# Methods - Modeling

Children must learn to model word problems. While there are other ways to solve word problems (that is, by using shortcuts) children cannot understand those other ways without the ability to make models.

Of course it is obvious that children are not born with the ability to make models. In this example it is clear that Trixie does not know how to model a Hard Subtraction 1 problem - she simply doesn't understand the question and so she has no way to solve the problem. One way or another Trixie must learn what to do - the question is, "How is she to do that?"

I believe that modeling should be explicitly taught. The 12 types of word problems should be systematically introduced and children should be provided with clear direction on how the problems are to be solved. Can there be any doubt that I did the right thing in the examples above by telling Trixie and Rose exactly what to do?

Here is some general advice on teaching your child to model word problems. The videos on the Addition, Subtraction, Multiplication and Division tabs illustrate these principles and more.

 You can start when your child is as young as 2. Easy Addition and Easy Subtraction are the easiest models to learn and it makes sense to start there. One word problem a day, or even one every few days is more than enough. Try to work them into ordinary play situations. Try to make them funny. You don't want problem solving to turn into boring work.
• Some problem types are typically harder to learn than others. I would follow examples of Easy Addition and Easy Subtraction with examples of Easy Multiplication, Easy Measurement Division, Easy Partitive Division, and Combinations.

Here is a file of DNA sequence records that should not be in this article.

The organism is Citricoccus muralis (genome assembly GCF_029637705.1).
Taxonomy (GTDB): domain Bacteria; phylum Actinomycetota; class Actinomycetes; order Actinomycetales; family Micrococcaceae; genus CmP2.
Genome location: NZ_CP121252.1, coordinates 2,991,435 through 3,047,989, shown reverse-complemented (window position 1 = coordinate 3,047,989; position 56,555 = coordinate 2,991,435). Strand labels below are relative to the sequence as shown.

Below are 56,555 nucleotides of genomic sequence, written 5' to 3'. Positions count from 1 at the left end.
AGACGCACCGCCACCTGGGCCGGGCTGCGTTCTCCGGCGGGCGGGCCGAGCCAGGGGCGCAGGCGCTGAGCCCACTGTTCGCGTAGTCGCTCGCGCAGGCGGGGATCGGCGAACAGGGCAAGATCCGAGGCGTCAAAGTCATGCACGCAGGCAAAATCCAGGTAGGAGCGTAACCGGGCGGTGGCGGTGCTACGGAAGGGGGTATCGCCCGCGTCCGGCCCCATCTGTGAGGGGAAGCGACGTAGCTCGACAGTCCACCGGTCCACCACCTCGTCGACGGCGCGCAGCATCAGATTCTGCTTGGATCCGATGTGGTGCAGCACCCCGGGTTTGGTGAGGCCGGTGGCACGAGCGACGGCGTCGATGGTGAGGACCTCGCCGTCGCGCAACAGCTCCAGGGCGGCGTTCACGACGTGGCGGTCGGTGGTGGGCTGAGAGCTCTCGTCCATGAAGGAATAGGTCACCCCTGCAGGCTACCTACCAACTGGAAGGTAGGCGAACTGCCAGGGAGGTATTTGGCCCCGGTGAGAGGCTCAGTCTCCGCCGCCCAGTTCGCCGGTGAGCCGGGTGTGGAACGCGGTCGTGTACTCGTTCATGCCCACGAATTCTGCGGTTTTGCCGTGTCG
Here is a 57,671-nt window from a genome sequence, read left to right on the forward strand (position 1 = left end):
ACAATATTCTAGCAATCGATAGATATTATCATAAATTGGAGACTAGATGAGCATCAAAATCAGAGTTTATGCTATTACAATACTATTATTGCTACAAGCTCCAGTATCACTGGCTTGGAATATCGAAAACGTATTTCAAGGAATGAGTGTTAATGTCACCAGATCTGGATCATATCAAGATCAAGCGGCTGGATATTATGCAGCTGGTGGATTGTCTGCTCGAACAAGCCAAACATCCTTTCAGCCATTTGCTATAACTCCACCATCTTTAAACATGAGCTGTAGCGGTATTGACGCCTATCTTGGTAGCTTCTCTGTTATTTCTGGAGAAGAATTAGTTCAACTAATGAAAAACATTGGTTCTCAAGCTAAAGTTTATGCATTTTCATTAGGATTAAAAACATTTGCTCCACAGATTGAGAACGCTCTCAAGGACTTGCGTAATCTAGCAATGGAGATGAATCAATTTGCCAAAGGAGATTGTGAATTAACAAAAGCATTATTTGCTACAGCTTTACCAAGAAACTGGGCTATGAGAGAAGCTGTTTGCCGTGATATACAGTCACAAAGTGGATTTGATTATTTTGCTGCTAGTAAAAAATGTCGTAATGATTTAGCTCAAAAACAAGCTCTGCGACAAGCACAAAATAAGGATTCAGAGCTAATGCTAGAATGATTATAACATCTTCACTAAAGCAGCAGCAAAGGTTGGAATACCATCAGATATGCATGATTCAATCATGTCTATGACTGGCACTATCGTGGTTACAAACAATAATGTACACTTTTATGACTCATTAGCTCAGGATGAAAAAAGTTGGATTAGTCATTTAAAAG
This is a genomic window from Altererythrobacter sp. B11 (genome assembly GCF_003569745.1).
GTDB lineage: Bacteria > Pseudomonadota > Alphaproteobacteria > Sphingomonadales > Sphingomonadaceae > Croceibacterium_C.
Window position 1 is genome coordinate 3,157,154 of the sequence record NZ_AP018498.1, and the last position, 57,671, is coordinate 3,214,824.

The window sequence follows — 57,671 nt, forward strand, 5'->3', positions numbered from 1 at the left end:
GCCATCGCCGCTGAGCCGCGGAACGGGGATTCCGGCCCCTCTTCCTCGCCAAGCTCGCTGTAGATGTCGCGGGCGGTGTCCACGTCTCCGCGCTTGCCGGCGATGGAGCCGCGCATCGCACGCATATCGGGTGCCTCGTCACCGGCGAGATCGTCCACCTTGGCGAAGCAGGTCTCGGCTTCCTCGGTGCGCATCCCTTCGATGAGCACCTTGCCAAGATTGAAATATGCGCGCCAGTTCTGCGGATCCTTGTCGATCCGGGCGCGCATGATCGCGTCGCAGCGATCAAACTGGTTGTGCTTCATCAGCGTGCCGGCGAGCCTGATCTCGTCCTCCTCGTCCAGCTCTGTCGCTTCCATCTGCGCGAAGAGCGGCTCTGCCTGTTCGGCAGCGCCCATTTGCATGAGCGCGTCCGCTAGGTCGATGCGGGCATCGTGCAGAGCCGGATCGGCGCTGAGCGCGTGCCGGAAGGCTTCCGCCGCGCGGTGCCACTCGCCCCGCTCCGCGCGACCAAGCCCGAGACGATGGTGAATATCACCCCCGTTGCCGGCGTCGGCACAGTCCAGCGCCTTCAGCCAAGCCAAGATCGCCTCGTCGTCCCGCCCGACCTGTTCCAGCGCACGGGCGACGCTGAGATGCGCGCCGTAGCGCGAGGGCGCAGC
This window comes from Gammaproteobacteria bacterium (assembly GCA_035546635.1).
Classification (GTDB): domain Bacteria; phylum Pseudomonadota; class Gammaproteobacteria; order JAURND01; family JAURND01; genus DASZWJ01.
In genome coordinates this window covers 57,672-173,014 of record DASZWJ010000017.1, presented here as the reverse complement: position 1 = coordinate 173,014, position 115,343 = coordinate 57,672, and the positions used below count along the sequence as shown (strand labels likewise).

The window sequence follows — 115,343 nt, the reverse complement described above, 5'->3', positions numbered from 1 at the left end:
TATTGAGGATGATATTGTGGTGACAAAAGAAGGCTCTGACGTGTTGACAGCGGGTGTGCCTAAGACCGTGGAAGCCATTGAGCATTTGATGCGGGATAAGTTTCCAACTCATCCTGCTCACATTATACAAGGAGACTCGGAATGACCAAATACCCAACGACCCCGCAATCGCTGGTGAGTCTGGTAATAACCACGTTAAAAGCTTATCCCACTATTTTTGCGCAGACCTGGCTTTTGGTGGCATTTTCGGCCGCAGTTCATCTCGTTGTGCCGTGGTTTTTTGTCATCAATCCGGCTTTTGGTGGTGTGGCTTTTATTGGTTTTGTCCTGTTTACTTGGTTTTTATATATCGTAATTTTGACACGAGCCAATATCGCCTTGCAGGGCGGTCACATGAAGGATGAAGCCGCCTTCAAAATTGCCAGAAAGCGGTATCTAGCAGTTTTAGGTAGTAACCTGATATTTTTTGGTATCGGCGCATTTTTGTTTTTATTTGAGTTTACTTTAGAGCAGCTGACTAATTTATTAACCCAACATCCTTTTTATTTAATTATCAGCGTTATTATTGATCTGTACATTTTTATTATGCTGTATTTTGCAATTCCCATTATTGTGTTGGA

• Hardest of all are Hard Addition, Hard Subtraction 1, Hard Subtraction 2, and Hard Multiplication.

• I think it reasonable to expect that by the time your children are 7 they know how to model all 12 types of word problems (and be able to use some shortcuts as well.)

• Although I do believe in systematically introducing all 12 types of problems, I don't believe in teaching only one type at a time. Mix the problems up. For example, your child need not be expert with Easy Addition before being introduced to Easy Subtraction.

• Keep the numbers small - under 10 to begin with and always under 20. Larger numbers just make the counting tedious and error prone - and contribute nothing to learning to model.

• Remember, you are teaching your child to model. It is the modeling process that is important - not speed or even the right answer. Nor is it important that your child be able to name the different problem types - in fact, I wouldn't use the names at all.
 (back) (next)